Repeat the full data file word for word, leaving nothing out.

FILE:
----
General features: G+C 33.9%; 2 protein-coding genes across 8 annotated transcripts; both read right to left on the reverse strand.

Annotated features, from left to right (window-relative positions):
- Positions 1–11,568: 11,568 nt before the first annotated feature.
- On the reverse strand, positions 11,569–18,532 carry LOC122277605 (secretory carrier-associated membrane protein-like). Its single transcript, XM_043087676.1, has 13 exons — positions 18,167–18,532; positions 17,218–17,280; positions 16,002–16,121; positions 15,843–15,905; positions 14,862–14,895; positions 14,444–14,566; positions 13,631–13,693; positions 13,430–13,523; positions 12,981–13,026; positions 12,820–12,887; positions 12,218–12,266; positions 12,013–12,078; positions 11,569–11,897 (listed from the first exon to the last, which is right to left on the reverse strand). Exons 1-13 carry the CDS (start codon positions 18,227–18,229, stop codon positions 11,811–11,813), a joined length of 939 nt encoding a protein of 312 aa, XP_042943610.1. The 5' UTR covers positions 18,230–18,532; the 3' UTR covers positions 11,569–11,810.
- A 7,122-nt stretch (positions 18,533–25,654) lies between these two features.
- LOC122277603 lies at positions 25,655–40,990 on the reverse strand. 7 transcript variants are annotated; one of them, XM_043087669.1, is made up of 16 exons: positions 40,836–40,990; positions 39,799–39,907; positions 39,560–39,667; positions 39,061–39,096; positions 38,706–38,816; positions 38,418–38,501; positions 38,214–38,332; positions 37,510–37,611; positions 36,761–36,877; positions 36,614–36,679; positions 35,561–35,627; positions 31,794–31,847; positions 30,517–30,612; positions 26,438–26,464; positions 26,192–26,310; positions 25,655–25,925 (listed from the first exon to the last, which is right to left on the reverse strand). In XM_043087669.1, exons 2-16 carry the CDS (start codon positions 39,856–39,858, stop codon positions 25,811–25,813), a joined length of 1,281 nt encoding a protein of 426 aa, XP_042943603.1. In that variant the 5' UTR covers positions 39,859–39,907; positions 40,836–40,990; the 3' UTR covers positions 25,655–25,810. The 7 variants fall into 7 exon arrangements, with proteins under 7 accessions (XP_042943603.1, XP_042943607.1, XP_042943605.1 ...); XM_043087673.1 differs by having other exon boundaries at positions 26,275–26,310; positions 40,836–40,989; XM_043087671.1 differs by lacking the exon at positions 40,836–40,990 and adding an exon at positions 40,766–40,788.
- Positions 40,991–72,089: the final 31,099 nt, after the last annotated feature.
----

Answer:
General features: G+C 33.9%; 2 protein-coding genes across 8 annotated transcripts; both read right to left on the reverse strand.

Annotated features, from left to right (window-relative positions):
- Positions 1–11,568: 11,568 nt before the first annotated feature.
- On the reverse strand, positions 11,569–18,532 carry LOC122277605 (secretory carrier-associated membrane protein-like). Its single transcript, XM_043087676.1, has 13 exons — positions 18,167–18,532; positions 17,218–17,280; positions 16,002–16,121; positions 15,843–15,905; positions 14,862–14,895; positions 14,444–14,566; positions 13,631–13,693; positions 13,430–13,523; positions 12,981–13,026; positions 12,820–12,887; positions 12,218–12,266; positions 12,013–12,078; positions 11,569–11,897 (listed from the first exon to the last, which is right to left on the reverse strand). Exons 1-13 carry the CDS (start codon positions 18,227–18,229, stop codon positions 11,811–11,813), a joined length of 939 nt encoding a protein of 312 aa, XP_042943610.1. The 5' UTR covers positions 18,230–18,532; the 3' UTR covers positions 11,569–11,810.
- A 7,122-nt stretch (positions 18,533–25,654) lies between these two features.
- LOC122277603 lies at positions 25,655–40,990 on the reverse strand. 7 transcript variants are annotated; one of them, XM_043087669.1, is made up of 16 exons: positions 40,836–40,990; positions 39,799–39,907; positions 39,560–39,667; positions 39,061–39,096; positions 38,706–38,816; positions 38,418–38,501; positions 38,214–38,332; positions 37,510–37,611; positions 36,761–36,877; positions 36,614–36,679; positions 35,561–35,627; positions 31,794–31,847; positions 30,517–30,612; positions 26,438–26,464; positions 26,192–26,310; positions 25,655–25,925 (listed from the first exon to the last, which is right to left on the reverse strand). In XM_043087669.1, exons 2-16 carry the CDS (start codon positions 39,856–39,858, stop codon positions 25,811–25,813), a joined length of 1,281 nt encoding a protein of 426 aa, XP_042943603.1. In that variant the 5' UTR covers positions 39,859–39,907; positions 40,836–40,990; the 3' UTR covers positions 25,655–25,810. The 7 variants fall into 7 exon arrangements, with proteins under 7 accessions (XP_042943603.1, XP_042943607.1, XP_042943605.1 ...); XM_043087673.1 differs by having other exon boundaries at positions 26,275–26,310; positions 40,836–40,989; XM_043087671.1 differs by lacking the exon at positions 40,836–40,990 and adding an exon at positions 40,766–40,788.
- Positions 40,991–72,089: the final 31,099 nt, after the last annotated feature.